One of my collateral duties is massaging the words of college-educated gardeners into a Friday column called “In the Yard.”

We live in a part of the country where horticulturists and chefs are awarded guru status.

South Louisiana gardeners and diners hold experts to a high standard. Many of us garden and all of us like good food. We may not be experts, but we know enough about our passionate pursuits to ask good questions.

I love radio shows where people call up, describe a diseased plant or a problem lawn, and the host, without seeing the blighted crape myrtle or the drought-blasted grass, takes his best shot at a remedy.

Physicians won’t diagnose over the radio, but expert gardeners, lawyers and financial planners are free with advice that carries the caveat of listener beware.

Sometimes, readers send photographs of their vegetables to the newspaper or their children and grandchildren posing behind large vegetables.

My first city editor loved such photographs. We tried not to encourage him, but, secretly, we were impressed by the squash that looked like Richard Nixon.

There’s something about a small child standing beside a tomato bush or holding an arm load of eggplant that gladdens the heart.

I have nothing against hunters who pose their children atop dead, horned animals, but trophy eggplant is what I hunt.

I fish so I’m not averse to taking the life of a wild creature, though I usually let the bass go. I’m too lazy to clean them, and can’t bring myself to throw them on the bank. Pond owners who hire me to thin their fish herds have got the wrong man.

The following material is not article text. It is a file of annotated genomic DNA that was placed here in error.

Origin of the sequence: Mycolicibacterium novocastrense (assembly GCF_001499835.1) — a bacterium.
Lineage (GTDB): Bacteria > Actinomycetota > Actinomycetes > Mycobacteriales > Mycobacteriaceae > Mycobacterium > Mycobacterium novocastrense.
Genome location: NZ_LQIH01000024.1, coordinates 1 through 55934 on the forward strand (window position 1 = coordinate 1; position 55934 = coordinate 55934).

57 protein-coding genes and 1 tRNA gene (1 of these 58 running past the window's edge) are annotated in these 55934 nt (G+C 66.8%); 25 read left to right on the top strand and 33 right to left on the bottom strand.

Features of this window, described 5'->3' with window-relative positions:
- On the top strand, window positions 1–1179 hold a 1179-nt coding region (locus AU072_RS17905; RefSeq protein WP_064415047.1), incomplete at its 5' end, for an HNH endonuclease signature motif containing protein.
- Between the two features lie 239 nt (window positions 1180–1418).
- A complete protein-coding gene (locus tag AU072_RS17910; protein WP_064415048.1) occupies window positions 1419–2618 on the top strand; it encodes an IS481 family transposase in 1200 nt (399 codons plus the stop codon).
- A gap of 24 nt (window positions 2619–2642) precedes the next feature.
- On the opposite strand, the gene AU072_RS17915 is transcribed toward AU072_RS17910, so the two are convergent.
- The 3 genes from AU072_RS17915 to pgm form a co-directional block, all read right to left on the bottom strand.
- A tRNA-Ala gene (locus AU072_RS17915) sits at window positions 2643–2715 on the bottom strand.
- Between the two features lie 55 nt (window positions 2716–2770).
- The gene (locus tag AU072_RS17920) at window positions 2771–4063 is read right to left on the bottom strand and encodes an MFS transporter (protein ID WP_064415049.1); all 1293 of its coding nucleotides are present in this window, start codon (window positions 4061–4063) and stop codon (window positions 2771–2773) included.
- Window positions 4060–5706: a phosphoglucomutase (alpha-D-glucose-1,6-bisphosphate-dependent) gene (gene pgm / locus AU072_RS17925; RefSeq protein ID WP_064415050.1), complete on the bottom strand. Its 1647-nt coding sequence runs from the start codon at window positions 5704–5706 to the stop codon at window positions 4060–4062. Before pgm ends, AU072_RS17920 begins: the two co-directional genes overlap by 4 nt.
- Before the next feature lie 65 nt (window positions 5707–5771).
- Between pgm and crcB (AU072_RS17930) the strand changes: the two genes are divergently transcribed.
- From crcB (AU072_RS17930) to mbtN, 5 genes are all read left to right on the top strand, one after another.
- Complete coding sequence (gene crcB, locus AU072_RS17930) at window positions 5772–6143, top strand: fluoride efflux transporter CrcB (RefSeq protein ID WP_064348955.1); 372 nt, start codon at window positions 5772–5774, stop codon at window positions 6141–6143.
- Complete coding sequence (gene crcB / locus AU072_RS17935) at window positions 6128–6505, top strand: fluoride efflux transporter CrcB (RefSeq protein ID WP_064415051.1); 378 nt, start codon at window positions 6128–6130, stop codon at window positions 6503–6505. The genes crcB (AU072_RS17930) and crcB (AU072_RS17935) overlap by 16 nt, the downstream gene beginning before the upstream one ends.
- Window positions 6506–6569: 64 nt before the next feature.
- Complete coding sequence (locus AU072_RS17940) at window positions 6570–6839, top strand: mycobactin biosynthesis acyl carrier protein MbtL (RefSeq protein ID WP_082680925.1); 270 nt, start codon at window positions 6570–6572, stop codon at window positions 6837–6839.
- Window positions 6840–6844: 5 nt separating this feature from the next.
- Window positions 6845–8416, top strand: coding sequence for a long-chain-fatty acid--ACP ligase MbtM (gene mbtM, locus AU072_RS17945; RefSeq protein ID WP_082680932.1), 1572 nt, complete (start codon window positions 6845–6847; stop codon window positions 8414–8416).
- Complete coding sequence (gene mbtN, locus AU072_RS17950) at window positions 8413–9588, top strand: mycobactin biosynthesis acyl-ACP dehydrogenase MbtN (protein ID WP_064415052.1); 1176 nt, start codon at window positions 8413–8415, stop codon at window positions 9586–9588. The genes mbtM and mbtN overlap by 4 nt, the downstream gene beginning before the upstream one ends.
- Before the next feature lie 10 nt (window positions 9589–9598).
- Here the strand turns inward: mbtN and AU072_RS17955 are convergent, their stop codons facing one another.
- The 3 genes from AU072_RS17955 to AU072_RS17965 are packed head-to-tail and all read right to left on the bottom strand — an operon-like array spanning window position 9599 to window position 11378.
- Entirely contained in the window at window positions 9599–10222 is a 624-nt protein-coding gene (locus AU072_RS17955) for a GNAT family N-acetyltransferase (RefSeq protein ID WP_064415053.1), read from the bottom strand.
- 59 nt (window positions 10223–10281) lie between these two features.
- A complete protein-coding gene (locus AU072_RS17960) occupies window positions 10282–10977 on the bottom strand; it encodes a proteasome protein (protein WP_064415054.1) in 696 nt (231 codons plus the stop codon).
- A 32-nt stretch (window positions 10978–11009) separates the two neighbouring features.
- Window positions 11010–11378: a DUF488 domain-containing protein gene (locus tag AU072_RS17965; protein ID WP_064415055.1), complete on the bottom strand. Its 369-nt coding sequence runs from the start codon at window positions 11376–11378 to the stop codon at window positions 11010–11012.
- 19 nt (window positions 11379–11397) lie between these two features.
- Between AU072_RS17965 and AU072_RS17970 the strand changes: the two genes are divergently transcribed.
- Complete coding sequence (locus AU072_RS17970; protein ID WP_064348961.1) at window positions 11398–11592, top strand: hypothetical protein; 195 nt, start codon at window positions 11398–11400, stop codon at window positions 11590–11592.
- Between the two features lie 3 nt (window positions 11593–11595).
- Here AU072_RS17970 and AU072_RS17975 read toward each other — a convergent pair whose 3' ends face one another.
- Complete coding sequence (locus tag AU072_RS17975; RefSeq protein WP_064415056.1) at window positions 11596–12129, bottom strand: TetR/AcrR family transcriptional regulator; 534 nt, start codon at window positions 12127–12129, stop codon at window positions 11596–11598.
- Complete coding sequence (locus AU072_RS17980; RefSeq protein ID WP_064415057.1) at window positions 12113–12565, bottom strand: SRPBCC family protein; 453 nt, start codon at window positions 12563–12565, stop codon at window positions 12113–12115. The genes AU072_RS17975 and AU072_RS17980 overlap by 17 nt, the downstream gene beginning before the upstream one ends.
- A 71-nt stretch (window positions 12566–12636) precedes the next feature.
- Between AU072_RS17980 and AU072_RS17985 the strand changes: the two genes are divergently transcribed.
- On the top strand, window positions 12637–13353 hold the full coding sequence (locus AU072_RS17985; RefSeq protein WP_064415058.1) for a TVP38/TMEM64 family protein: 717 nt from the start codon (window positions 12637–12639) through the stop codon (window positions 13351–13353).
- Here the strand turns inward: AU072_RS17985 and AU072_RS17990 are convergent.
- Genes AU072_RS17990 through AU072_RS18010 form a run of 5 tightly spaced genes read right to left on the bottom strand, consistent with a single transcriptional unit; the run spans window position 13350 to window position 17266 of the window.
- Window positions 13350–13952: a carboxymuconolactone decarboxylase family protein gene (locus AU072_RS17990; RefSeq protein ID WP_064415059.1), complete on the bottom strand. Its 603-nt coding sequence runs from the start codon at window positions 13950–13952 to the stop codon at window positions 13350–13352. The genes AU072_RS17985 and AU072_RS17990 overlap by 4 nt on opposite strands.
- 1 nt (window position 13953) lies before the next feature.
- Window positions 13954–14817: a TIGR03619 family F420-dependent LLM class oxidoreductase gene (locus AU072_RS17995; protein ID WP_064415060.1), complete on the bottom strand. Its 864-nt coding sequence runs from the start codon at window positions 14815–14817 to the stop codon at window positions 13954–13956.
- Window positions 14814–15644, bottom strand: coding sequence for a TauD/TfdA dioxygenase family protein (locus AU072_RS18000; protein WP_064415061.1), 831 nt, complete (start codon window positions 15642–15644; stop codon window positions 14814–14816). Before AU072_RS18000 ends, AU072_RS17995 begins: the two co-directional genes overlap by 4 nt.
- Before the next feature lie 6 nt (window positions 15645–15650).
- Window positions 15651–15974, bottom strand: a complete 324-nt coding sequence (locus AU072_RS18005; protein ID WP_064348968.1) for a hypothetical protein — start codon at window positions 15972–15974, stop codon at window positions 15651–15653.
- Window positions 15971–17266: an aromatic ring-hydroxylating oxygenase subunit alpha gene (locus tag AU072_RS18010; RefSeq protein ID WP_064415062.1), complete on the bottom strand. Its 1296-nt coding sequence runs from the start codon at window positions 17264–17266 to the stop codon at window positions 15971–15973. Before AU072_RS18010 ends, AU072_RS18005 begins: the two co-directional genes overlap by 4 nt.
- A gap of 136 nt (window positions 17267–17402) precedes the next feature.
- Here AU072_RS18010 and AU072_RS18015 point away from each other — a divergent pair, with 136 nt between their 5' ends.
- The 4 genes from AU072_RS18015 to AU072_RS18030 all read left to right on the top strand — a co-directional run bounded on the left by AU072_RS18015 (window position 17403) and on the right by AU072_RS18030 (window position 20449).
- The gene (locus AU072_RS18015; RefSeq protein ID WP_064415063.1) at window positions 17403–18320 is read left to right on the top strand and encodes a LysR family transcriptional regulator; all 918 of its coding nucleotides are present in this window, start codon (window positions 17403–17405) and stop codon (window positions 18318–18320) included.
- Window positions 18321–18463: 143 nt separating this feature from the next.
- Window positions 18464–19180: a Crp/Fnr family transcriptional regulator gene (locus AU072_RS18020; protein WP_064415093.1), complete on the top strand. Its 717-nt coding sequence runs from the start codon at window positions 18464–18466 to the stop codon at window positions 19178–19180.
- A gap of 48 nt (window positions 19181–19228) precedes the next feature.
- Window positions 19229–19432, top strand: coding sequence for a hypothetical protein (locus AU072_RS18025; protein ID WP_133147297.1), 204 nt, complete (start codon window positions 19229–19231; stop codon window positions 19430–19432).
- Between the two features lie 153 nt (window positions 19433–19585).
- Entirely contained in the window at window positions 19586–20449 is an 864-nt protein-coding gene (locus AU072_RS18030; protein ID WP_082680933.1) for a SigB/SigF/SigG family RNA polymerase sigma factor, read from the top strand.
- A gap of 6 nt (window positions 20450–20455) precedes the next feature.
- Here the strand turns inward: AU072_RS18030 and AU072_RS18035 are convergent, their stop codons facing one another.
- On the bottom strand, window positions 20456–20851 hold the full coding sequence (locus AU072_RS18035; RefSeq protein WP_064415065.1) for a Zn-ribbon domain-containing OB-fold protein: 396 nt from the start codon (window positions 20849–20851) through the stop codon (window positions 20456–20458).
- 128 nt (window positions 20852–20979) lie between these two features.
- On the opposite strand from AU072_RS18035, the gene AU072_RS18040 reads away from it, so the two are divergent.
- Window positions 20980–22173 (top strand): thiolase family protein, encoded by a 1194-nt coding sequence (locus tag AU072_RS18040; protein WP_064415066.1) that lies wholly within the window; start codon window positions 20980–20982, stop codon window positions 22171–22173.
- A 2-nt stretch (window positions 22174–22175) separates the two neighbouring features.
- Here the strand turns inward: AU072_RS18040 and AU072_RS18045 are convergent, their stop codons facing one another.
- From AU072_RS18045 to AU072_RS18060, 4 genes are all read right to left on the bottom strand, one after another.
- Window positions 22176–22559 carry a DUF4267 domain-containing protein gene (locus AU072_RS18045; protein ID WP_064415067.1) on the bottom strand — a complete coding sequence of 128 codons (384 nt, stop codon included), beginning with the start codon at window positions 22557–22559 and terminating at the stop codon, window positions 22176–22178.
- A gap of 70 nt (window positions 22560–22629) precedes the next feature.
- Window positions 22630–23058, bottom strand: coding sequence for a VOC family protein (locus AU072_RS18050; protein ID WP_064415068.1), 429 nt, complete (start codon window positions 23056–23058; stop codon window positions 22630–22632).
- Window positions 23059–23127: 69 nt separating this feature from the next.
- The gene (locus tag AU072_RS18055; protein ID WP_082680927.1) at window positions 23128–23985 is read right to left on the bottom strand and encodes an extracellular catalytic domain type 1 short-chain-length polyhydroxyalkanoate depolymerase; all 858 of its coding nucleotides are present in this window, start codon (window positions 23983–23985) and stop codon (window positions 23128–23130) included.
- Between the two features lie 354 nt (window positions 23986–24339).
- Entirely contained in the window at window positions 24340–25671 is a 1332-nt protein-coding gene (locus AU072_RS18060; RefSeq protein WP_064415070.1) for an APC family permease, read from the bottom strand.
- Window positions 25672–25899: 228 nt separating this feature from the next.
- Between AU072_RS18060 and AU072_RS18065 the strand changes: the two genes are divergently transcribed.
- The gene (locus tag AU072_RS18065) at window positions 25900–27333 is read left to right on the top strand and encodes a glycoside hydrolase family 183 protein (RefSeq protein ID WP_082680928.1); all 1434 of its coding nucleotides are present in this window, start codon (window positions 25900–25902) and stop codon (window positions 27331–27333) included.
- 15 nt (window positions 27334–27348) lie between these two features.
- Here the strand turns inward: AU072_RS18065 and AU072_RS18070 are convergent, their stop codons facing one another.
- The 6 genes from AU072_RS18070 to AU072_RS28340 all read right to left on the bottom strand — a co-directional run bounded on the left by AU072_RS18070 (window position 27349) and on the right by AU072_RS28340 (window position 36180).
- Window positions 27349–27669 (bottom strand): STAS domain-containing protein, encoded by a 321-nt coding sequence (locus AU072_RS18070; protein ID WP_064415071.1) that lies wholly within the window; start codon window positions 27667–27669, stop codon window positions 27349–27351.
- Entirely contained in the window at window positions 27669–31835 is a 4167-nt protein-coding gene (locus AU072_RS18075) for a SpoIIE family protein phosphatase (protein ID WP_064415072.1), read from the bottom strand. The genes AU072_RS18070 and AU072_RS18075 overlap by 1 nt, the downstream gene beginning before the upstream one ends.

There is probably a group that defends the rights of vegetables, but their leaflets (Oh, I made a pun) have not reached my mailbox.

This time of year, I find myself with an embarrassment of riches as the eggplant and cucumbers produce at a preposterous rate.

I imagine neighbors drawing their blinds and slipping the safety latch on their doors as I head down the street with my garden surplus.

The recent rains have only encouraged my garden. What I planted as “giant zinnia seed” has lived up to its billing.

Somewhere in the forest of tall, thick-stemmed, big-headed zinnia are two eggplants. I find ready-to-pick eggplant by stooping to look under the zinnia canopy. With scissors, I cut the pendulant, deep purple, Ichiban eggplant.

Ichiban are the long eggplants that grow to the size of mature cucumbers.

I grow vegetables because it’s a good use of dirt that would otherwise require mowing. I admit to a certain smugness when there are reports of outbreaks of vile diseases on lettuce and cucumbers.

Because I don’t spray for bugs or diseases, my vegetable plants aren’t always the prettiest, but I don’t worry about death by salad, either.